About ten years ago in community development and policy circles there were lots of conversations about using social network analysis to get at understandings of 'community' and thereby contribute to policy. To their credit, folk at the RSA just got on and did it, and have now published the second report of their Connected communities project.
This one is called Power lines and looks at social exclusion in terms of isolation from networks of influence and power. The report suggests that
'people feel a greater sense of empowerment if they have a larger and more varied number of local connections and relationships.'
Social networks reflect the ways power plays out, so that influence accumulates from influential connections, and exclusion accumulates from weakness of social ties.
Hence the authors' recommendation that local public bodies should assess their funding for community groups on the contribution that groups make 'to building stronger, more diverse social networks.'
'In particular, initiatives should seek to connect those who are currently isolated or at risk, with others.'
The hard bit is working out how. There's plenty to build on, and firm justification. Asif Afridi, in a review for JRF published in March, suggests three main ways in which social networks can address poverty:
- They can enable the sharing of resources (time, expertise, support) and information (job opportunities, benefits advice, influence).
- They can provide mutual support and opportunities to learn or develop skills (support to start a business, for example).
- They can create strength in numbers and enable collective action or voluntary effort (improving a local area, for example, or social campaigning, or ensuring a voice in local affairs).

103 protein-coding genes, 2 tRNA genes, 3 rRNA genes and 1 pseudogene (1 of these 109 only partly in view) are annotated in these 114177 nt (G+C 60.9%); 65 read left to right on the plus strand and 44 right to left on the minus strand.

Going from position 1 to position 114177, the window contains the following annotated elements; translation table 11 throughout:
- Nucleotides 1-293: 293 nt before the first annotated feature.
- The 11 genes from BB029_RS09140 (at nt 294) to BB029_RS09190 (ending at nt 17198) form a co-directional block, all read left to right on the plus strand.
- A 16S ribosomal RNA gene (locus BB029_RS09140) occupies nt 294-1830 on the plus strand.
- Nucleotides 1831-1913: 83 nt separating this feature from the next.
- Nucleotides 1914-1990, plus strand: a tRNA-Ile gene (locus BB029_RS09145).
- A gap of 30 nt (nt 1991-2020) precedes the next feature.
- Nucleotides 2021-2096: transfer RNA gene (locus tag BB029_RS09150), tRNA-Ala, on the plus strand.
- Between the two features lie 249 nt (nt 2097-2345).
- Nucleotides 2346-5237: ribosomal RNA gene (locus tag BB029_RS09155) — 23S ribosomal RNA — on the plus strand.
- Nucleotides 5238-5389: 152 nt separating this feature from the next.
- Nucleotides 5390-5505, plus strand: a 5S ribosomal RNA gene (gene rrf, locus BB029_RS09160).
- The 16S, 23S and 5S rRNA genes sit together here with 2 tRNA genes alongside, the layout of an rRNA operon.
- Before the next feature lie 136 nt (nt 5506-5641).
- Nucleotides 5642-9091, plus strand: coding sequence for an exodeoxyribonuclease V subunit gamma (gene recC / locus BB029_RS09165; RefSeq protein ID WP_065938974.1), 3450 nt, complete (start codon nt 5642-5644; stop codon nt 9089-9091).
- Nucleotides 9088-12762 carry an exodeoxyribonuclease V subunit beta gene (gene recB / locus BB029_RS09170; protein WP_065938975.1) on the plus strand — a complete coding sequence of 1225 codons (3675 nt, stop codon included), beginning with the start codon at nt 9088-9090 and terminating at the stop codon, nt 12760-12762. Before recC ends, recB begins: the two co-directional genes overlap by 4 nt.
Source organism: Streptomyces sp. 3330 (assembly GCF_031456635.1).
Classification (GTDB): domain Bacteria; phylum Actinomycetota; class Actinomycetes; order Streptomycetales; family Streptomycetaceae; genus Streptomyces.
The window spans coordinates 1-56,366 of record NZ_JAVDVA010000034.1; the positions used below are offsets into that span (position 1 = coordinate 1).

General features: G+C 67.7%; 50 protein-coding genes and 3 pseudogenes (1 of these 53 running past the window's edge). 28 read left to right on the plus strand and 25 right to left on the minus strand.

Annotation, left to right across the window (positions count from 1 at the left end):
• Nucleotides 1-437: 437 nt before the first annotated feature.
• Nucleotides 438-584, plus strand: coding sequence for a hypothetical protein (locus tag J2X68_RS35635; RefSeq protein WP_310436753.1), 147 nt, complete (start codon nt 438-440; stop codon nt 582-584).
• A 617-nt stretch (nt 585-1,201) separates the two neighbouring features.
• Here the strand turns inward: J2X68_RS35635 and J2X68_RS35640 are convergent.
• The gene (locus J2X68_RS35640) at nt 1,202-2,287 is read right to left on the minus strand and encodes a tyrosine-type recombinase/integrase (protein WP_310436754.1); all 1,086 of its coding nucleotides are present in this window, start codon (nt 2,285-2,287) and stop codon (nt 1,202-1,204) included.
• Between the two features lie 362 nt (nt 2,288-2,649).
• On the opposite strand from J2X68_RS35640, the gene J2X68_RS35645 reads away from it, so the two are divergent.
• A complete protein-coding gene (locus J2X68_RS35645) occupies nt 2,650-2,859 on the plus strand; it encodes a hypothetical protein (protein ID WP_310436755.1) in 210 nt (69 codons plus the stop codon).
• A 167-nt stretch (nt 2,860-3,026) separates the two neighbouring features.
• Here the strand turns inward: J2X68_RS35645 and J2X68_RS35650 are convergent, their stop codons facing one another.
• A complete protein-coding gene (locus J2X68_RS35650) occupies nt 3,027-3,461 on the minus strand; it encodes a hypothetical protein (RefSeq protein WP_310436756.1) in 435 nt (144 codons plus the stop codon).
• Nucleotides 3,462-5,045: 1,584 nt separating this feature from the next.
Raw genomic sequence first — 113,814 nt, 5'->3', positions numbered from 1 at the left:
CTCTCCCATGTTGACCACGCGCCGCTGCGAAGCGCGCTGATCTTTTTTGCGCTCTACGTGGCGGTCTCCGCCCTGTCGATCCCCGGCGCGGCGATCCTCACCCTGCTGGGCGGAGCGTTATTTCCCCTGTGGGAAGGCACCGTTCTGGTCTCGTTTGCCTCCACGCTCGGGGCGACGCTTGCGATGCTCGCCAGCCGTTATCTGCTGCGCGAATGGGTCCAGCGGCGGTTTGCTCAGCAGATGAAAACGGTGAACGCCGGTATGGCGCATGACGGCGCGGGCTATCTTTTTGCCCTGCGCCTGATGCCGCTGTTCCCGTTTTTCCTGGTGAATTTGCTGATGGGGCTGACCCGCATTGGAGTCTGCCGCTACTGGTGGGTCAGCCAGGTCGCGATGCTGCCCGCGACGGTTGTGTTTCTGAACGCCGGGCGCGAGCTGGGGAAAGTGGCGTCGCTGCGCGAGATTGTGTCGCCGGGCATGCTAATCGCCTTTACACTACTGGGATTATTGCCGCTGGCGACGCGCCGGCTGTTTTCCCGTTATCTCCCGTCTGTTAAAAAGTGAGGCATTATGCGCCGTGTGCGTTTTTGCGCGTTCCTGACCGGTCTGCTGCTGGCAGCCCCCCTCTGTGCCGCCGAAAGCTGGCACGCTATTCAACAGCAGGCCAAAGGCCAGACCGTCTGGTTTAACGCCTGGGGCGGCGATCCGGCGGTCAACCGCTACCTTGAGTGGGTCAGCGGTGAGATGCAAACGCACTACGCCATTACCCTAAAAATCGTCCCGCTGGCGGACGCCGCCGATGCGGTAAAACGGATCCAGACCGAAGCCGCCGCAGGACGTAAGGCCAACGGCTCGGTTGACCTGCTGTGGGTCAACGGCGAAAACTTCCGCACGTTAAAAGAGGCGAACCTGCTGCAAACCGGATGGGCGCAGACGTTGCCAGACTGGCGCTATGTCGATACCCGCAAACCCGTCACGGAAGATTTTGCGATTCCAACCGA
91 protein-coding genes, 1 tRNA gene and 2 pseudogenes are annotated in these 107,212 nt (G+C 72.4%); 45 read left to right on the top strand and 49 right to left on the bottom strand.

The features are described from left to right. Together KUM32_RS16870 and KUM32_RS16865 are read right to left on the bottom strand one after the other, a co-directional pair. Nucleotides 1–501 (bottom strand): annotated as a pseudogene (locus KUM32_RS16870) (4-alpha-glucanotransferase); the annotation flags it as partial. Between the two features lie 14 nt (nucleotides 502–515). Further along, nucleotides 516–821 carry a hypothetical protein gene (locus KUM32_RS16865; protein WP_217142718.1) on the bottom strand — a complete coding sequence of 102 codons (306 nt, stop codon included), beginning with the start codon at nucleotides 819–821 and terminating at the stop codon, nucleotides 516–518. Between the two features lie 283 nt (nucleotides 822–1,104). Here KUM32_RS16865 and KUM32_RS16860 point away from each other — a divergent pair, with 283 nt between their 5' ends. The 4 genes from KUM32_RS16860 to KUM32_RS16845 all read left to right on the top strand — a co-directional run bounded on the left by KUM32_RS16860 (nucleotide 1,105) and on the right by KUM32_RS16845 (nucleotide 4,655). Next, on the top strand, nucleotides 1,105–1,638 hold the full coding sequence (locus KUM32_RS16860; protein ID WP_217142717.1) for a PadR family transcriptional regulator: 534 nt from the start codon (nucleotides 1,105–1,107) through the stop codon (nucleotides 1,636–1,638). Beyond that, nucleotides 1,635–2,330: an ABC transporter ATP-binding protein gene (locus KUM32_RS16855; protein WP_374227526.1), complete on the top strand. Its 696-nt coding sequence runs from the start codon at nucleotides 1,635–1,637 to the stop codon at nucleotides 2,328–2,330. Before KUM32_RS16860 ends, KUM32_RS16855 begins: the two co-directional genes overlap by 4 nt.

Understandably, the report does not dwell on what it means to have or not have a sense of influence and empowerment. But it provokes questions for me, which I'm not sure have been answered in previous work either in this project or for instance by MORI (Searching for the impact of empowerment) or in the important National Empowerment Partnership paper (which I discussed about a year ago)...
To begin with, who wants to have influence? What do we know about the sort of people for whom it does or doesn't matter to be able to influence policy?
And then I suppose I'd like to know, is wanting to have influence associated with believing you have influence? Are there survey data that tell us who says they want to have influence; and a comparable data set that tells us who thinks they have influence? Looking at that would be a start, after which we should maybe see if we can find out who actually exerts influence.
Finally, two quick reminders. Using social network analysis to help understand meanings of 'community' is not new. For instance, it's been used in the debate about the idealisation of late medieval English villages as harmonious close-knit communities. People were found to have manifold external connections, which tells us a little about our assumptions of levels of cohesion in the past - and maybe hints at unrealistic expectations in the present.
And it's worth remembering that Geoff Mulgan was writing about network poverty in relation to digital technologies as long ago as 1990, possibly earlier. Notwithstanding the pioneering work of people like Barry Wellman and Keith Hampton, and the important contribution that the Connected communities project is making, we maybe should have got further by now.